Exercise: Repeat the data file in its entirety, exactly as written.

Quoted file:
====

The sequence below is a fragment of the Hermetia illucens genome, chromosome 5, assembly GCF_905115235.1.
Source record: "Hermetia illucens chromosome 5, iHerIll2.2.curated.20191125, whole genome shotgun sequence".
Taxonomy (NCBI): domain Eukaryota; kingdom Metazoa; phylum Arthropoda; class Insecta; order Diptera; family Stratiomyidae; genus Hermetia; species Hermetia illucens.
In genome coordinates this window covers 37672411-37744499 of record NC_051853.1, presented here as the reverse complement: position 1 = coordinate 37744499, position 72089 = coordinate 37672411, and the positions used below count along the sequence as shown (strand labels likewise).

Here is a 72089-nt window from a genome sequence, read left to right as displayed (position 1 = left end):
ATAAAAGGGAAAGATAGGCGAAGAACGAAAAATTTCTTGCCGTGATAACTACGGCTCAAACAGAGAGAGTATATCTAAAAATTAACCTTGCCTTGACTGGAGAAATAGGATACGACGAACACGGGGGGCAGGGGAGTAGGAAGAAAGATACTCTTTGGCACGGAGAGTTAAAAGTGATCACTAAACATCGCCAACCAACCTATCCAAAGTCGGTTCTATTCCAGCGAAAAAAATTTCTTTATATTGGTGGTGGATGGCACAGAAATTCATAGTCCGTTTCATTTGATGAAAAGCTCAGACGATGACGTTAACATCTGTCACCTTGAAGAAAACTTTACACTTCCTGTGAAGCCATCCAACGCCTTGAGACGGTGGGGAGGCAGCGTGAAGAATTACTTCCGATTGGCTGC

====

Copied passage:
The sequence below is a fragment of the Hermetia illucens genome, chromosome 5, assembly GCF_905115235.1.
Source record: "Hermetia illucens chromosome 5, iHerIll2.2.curated.20191125, whole genome shotgun sequence".
Taxonomy (NCBI): domain Eukaryota; kingdom Metazoa; phylum Arthropoda; class Insecta; order Diptera; family Stratiomyidae; genus Hermetia; species Hermetia illucens.
In genome coordinates this window covers 37672411-37744499 of record NC_051853.1, presented here as the reverse complement: position 1 = coordinate 37744499, position 72089 = coordinate 37672411, and the positions used below count along the sequence as shown (strand labels likewise).

Here is a 72089-nt window from a genome sequence, read left to right as displayed (position 1 = left end):
ATAAAAGGGAAAGATAGGCGAAGAACGAAAAATTTCTTGCCGTGATAACTACGGCTCAAACAGAGAGAGTATATCTAAAAATTAACCTTGCCTTGACTGGAGAAATAGGATACGACGAACACGGGGGGCAGGGGAGTAGGAAGAAAGATACTCTTTGGCACGGAGAGTTAAAAGTGATCACTAAACATCGCCAACCAACCTATCCAAAGTCGGTTCTATTCCAGCGAAAAAAATTTCTTTATATTGGTGGTGGATGGCACAGAAATTCATAGTCCGTTTCATTTGATGAAAAGCTCAGACGATGACGTTAACATCTGTCACCTTGAAGAAAACTTTACACTTCCTGTGAAGCCATCCAACGCCTTGAGACGGTGGGGAGGCAGCGTGAAGAATTACTTCCGATTGGCTGC